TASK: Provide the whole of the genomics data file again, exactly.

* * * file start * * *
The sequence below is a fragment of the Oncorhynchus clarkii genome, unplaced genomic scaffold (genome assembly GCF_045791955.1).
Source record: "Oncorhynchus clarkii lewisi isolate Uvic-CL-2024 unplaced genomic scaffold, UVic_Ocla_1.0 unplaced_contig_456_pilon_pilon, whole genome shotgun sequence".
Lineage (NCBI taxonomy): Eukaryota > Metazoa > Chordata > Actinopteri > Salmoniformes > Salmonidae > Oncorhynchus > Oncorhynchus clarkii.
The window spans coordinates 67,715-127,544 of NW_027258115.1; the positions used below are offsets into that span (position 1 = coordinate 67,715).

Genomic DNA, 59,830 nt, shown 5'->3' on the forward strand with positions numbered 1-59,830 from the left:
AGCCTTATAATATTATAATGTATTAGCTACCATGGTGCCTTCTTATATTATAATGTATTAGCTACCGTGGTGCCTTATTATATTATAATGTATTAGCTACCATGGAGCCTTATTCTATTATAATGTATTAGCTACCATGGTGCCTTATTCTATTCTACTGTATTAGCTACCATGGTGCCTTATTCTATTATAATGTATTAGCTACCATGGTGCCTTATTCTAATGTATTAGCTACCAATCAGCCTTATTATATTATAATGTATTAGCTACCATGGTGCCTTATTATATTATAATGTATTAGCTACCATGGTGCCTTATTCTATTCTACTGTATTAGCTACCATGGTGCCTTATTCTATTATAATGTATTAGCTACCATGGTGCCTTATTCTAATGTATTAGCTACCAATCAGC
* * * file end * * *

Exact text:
The sequence below is a fragment of the Oncorhynchus clarkii genome, unplaced genomic scaffold (genome assembly GCF_045791955.1).
Source record: "Oncorhynchus clarkii lewisi isolate Uvic-CL-2024 unplaced genomic scaffold, UVic_Ocla_1.0 unplaced_contig_456_pilon_pilon, whole genome shotgun sequence".
Lineage (NCBI taxonomy): Eukaryota > Metazoa > Chordata > Actinopteri > Salmoniformes > Salmonidae > Oncorhynchus > Oncorhynchus clarkii.
The window spans coordinates 67,715-127,544 of NW_027258115.1; the positions used below are offsets into that span (position 1 = coordinate 67,715).

Genomic DNA, 59,830 nt, shown 5'->3' on the forward strand with positions numbered 1-59,830 from the left:
AGCCTTATAATATTATAATGTATTAGCTACCATGGTGCCTTCTTATATTATAATGTATTAGCTACCGTGGTGCCTTATTATATTATAATGTATTAGCTACCATGGAGCCTTATTCTATTATAATGTATTAGCTACCATGGTGCCTTATTCTATTCTACTGTATTAGCTACCATGGTGCCTTATTCTATTATAATGTATTAGCTACCATGGTGCCTTATTCTAATGTATTAGCTACCAATCAGCCTTATTATATTATAATGTATTAGCTACCATGGTGCCTTATTATATTATAATGTATTAGCTACCATGGTGCCTTATTCTATTCTACTGTATTAGCTACCATGGTGCCTTATTCTATTATAATGTATTAGCTACCATGGTGCCTTATTCTAATGTATTAGCTACCAATCAGC